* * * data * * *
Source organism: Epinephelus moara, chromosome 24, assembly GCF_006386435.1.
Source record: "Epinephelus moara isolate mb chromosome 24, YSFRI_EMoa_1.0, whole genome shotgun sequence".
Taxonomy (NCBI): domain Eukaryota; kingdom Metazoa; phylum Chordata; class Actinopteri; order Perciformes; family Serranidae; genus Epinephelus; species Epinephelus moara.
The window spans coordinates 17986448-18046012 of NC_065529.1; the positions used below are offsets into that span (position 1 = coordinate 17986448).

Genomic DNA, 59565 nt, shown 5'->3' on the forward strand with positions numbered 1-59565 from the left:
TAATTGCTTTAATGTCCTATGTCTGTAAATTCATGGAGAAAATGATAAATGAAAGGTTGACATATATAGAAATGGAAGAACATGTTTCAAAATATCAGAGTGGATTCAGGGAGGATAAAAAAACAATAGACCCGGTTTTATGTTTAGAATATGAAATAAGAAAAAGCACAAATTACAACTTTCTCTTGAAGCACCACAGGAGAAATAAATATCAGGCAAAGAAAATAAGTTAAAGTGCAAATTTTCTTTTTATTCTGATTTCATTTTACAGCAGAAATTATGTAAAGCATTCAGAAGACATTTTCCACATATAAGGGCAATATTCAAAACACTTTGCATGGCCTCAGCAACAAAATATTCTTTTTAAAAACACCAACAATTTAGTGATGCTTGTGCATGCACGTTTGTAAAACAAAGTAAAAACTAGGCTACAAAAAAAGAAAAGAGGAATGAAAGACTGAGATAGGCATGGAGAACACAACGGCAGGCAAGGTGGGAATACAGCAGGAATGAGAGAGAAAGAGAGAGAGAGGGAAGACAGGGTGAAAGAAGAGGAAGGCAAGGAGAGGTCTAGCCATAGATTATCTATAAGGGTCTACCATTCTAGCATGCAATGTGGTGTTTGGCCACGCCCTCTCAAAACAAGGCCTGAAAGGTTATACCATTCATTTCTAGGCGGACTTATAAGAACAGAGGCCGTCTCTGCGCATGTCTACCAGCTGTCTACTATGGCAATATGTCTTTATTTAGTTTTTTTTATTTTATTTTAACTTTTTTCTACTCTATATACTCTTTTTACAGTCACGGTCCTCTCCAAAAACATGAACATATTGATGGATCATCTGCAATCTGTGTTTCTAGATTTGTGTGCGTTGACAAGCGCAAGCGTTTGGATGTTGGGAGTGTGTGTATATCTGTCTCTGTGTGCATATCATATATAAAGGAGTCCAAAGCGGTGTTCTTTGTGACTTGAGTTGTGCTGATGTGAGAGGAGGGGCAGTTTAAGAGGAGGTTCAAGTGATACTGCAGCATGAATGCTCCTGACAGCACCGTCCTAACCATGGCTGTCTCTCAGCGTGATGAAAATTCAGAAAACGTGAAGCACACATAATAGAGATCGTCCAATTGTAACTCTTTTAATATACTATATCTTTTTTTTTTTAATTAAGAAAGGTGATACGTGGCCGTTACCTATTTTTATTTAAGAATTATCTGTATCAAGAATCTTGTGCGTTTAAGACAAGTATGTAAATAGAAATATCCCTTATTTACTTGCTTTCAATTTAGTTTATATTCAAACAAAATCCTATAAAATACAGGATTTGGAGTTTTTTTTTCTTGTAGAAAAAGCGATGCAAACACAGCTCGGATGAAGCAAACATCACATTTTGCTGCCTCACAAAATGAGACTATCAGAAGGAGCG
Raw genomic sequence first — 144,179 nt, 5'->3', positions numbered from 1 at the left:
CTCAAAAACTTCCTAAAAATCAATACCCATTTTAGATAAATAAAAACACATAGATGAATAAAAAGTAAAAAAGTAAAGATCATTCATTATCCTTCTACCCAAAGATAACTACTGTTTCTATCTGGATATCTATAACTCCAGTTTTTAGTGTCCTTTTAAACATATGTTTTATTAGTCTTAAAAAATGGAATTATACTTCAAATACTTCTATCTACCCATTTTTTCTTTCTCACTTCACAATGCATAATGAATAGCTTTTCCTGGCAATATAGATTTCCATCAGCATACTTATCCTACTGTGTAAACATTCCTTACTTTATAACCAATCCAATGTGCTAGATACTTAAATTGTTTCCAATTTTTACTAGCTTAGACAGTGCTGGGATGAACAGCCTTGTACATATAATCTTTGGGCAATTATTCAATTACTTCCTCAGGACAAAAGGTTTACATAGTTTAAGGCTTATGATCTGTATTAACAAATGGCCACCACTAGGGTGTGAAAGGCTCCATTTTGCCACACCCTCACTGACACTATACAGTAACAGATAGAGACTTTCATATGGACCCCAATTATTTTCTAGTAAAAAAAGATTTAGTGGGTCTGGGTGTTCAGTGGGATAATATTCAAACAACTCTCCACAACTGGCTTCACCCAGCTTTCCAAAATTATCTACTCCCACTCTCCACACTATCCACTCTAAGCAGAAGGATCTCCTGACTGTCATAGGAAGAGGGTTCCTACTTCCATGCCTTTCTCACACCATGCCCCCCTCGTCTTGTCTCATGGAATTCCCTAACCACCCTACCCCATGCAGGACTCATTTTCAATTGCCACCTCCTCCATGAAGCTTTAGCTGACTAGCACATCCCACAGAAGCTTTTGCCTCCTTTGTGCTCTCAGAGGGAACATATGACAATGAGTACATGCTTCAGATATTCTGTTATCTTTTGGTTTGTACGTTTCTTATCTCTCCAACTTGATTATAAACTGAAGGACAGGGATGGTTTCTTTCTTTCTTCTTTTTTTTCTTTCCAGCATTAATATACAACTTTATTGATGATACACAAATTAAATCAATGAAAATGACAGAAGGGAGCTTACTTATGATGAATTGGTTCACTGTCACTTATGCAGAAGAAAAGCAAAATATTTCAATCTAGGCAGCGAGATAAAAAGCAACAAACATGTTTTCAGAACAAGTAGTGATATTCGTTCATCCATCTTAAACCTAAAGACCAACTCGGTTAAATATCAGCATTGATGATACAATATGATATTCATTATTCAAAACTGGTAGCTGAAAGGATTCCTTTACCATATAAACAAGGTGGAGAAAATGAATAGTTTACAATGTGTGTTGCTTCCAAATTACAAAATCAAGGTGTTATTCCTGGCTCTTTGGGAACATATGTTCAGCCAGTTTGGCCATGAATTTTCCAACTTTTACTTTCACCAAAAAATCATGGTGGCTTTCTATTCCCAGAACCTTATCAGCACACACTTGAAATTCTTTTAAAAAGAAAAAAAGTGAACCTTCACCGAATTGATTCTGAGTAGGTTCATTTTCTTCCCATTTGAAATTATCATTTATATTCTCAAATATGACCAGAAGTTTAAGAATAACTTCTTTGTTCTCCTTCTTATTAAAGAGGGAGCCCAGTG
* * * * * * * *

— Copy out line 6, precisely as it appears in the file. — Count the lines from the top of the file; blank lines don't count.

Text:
TAATTGCTTTAATGTCCTATGTCTGTAAATTCATGGAGAAAATGATAAATGAAAGGTTGACATATATAGAAATGGAAGAACATGTTTCAAAATATCAGAGTGGATTCAGGGAGGATAAAAAAACAATAGACCCGGTTTTATGTTTAGAATATGAAATAAGAAAAAGCACAAATTACAACTTTCTCTTGAAGCACCACAGGAGAAATAAATATCAGGCAAAGAAAATAAGTTAAAGTGCAAATTTTCTTTTTATTCTGATTTCATTTTACAGCAGAAATTATGTAAAGCATTCAGAAGACATTTTCCACATATAAGGGCAATATTCAAAACACTTTGCATGGCCTCAGCAACAAAATATTCTTTTTAAAAACACCAACAATTTAGTGATGCTTGTGCATGCACGTTTGTAAAACAAAGTAAAAACTAGGCTACAAAAAAAGAAAAGAGGAATGAAAGACTGAGATAGGCATGGAGAACACAACGGCAGGCAAGGTGGGAATACAGCAGGAATGAGAGAGAAAGAGAGAGAGAGGGAAGACAGGGTGAAAGAAGAGGAAGGCAAGGAGAGGTCTAGCCATAGATTATCTATAAGGGTCTACCATTCTAGCATGCAATGTGGTGTTTGGCCACGCCCTCTCAAAACAAGGCCTGAAAGGTTATACCATTCATTTCTAGGCGGACTTATAAGAACAGAGGCCGTCTCTGCGCATGTCTACCAGCTGTCTACTATGGCAATATGTCTTTATTTAGTTTTTTTTATTTTATTTTAACTTTTTTCTACTCTATATACTCTTTTTACAGTCACGGTCCTCTCCAAAAACATGAACATATTGATGGATCATCTGCAATCTGTGTTTCTAGATTTGTGTGCGTTGACAAGCGCAAGCGTTTGGATGTTGGGAGTGTGTGTATATCTGTCTCTGTGTGCATATCATATATAAAGGAGTCCAAAGCGGTGTTCTTTGTGACTTGAGTTGTGCTGATGTGAGAGGAGGGGCAGTTTAAGAGGAGGTTCAAGTGATACTGCAGCATGAATGCTCCTGACAGCACCGTCCTAACCATGGCTGTCTCTCAGCGTGATGAAAATTCAGAAAACGTGAAGCACACATAATAGAGATCGTCCAATTGTAACTCTTTTAATATACTATATCTTTTTTTTTTTAATTAAGAAAGGTGATACGTGGCCGTTACCTATTTTTATTTAAGAATTATCTGTATCAAGAATCTTGTGCGTTTAAGACAAGTATGTAAATAGAAATATCCCTTATTTACTTGCTTTCAATTTAGTTTATATTCAAACAAAATCCTATAAAATACAGGATTTGGAGTTTTTTTTTCTTGTAGAAAAAGCGATGCAAACACAGCTCGGATGAAGCAAACATCACATTTTGCTGCCTCACAAAATGAGACTATCAGAAGGAGCG